The truth is that even if I had of been there and helped her take the skull, I still would have been a minor by the time that she was imprisoned, since I was almost two years younger than Claudette. But you know, when my dad was reading the story out of the newspaper, I remember thinking, ‘why would anyone be so stupid as to write something like that down, let alone admit to doing it, instead of saying that she let her imagination run wild.’


Samantha said...

Wow! What a childhood memory this is! Very well written, took me straight into the story with you and to those tombstones.

Unbelievable how the story turned out and how your friend Claudette had stolen the skull of Cogswell and you were also able to put in an update that you had a letter from her stating she'd turned lesbian, etc.

Very good read Wynn! Thanks for sharing your childhood memory with us!

Michael said...

A chilling tale, well told. And a Hallowe'en I'm glad I missed as well.

The diary was confiscated, though at the time the police weren’t sure why, since the article had been wrote two years ....
Should that be had been written?

Magdalen Islands said...

I made the change, Michael and Thank You!

keith hillman said...

What a facsinating and chilling tale. A great read

Knotgypsy said...

Wow. What an interesting and creepy story, perfect for Halloween!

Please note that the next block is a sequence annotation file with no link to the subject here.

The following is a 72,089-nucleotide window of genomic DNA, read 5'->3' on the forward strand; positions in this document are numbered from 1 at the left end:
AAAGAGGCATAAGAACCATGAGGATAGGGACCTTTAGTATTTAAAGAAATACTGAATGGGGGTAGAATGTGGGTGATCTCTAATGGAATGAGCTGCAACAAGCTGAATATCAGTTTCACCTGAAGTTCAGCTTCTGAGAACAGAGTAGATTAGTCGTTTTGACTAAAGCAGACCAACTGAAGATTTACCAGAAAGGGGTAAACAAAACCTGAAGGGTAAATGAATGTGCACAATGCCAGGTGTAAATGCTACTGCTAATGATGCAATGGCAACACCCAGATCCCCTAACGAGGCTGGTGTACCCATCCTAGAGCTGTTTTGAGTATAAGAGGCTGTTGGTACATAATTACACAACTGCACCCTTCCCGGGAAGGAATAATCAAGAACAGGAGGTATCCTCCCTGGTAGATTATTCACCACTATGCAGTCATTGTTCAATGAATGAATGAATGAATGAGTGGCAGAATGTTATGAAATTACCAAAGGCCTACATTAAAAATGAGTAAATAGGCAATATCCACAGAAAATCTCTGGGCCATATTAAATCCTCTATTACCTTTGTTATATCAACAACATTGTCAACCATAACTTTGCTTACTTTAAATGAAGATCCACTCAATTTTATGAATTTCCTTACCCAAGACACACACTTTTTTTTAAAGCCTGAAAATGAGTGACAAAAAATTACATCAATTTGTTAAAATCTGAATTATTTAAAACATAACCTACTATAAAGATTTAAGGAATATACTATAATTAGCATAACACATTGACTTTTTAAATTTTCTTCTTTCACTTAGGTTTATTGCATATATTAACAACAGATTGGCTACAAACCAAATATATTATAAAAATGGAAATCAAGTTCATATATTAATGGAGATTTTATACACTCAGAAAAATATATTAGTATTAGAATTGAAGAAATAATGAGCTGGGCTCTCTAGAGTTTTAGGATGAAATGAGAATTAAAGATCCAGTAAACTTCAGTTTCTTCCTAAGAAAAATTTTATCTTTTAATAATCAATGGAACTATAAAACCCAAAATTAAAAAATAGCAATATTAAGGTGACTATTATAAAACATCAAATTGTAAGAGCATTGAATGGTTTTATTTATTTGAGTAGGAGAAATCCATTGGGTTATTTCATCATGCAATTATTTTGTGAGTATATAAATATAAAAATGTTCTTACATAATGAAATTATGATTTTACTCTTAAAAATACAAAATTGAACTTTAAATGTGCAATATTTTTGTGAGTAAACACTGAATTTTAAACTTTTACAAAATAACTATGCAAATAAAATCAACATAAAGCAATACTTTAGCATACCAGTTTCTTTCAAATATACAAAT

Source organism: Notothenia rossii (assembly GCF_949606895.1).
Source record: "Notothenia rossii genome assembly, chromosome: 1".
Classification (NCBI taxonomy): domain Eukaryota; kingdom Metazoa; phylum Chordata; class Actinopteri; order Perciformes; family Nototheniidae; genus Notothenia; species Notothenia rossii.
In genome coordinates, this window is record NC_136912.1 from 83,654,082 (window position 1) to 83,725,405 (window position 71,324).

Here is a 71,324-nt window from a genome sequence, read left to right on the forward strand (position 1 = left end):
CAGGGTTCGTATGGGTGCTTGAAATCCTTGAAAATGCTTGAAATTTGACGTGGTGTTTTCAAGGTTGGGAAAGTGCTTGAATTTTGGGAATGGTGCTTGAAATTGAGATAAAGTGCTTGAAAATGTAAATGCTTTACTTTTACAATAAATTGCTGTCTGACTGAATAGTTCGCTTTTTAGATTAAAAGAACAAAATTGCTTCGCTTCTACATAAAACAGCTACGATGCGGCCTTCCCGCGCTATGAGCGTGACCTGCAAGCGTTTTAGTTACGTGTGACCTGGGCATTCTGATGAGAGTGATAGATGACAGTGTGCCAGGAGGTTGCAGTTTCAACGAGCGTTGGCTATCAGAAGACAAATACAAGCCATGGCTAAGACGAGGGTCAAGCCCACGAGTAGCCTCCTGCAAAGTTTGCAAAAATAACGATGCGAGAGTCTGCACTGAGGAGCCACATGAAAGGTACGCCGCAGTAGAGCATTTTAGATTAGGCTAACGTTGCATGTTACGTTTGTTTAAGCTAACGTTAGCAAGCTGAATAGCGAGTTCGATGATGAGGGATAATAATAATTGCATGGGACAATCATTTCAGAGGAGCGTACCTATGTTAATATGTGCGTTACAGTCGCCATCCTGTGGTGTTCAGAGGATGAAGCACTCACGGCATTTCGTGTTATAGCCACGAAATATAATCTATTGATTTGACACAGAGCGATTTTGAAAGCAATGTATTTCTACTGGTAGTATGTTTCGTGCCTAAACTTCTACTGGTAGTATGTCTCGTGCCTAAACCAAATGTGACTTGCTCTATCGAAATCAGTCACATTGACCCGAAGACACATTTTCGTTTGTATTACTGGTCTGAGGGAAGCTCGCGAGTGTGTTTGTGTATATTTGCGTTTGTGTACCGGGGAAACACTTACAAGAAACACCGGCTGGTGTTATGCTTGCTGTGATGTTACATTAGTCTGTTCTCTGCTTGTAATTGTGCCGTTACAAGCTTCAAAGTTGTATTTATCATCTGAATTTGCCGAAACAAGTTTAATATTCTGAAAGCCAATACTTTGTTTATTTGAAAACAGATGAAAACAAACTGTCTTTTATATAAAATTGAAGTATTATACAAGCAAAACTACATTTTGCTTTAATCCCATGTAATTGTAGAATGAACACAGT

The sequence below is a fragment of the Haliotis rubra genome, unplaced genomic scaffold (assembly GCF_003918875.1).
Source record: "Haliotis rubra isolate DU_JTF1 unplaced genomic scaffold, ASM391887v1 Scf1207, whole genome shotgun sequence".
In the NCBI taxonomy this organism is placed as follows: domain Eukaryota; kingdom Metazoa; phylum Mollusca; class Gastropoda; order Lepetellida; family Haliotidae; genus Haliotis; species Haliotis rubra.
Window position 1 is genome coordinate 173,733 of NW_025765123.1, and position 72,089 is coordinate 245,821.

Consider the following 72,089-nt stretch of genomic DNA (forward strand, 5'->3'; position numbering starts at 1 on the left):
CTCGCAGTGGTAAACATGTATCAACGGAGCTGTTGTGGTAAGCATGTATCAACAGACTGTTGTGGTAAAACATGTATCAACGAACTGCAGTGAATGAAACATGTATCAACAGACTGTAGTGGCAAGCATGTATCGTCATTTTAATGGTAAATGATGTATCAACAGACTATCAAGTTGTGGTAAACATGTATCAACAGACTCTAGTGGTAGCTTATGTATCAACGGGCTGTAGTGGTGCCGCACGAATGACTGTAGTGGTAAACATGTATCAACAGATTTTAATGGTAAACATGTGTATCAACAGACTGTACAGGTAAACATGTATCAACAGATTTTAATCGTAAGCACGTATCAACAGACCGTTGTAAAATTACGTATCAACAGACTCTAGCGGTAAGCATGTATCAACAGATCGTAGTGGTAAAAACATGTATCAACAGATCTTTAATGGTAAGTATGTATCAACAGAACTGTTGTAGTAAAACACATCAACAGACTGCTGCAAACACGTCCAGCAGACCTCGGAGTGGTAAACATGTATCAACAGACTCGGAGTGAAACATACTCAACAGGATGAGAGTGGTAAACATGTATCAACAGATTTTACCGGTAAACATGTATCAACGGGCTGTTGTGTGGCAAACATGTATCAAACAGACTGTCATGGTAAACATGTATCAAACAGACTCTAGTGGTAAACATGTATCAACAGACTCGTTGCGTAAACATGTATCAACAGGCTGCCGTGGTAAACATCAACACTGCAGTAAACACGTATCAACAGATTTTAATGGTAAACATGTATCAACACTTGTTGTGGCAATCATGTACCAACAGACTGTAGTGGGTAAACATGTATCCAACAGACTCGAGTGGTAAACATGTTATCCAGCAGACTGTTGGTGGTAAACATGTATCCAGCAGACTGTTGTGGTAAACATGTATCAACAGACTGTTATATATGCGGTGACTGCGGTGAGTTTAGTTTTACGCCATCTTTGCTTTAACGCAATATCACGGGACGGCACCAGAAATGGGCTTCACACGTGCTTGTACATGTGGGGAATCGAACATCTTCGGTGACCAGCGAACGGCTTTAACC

I often wonder why people do the things they do and can only surmise that either they are not too bright OR that some part of themselves wants to be held accountable.

jadey said...


I love this I think it was a great memory from childhood that truly reflects a friendship and some of the good times you had but, it also is fitting with Halloween being so close. I am so shocked about your friend admitting that as well quite strange. However, last paragraph it should be two year younger than not younger that. I like this alot.

Magdalen Islands said...

Thanks Jadey, it takes many eyes to proofread. Corrected!

KB said...

I love this story, you write very well.

Marja said...

A very intriguing story Wynn. I think it is even for a child strange and scary to dug this up, so probably even later she didn't realise that it was wrong. When she was a minor at that time can they still imprison her? I find imprisonement not a very good choice in this case, she more likely needs help. Or their might have been drugs involved because 2 years is a bit much for this.
I think it wouldn't have changed you I think you are a strong person.
Where in Germany was your father stationed. SO that's why you know holland well. So du sprichst drei
zahlen (languages) my german is not that good anymore.


Beautiful story.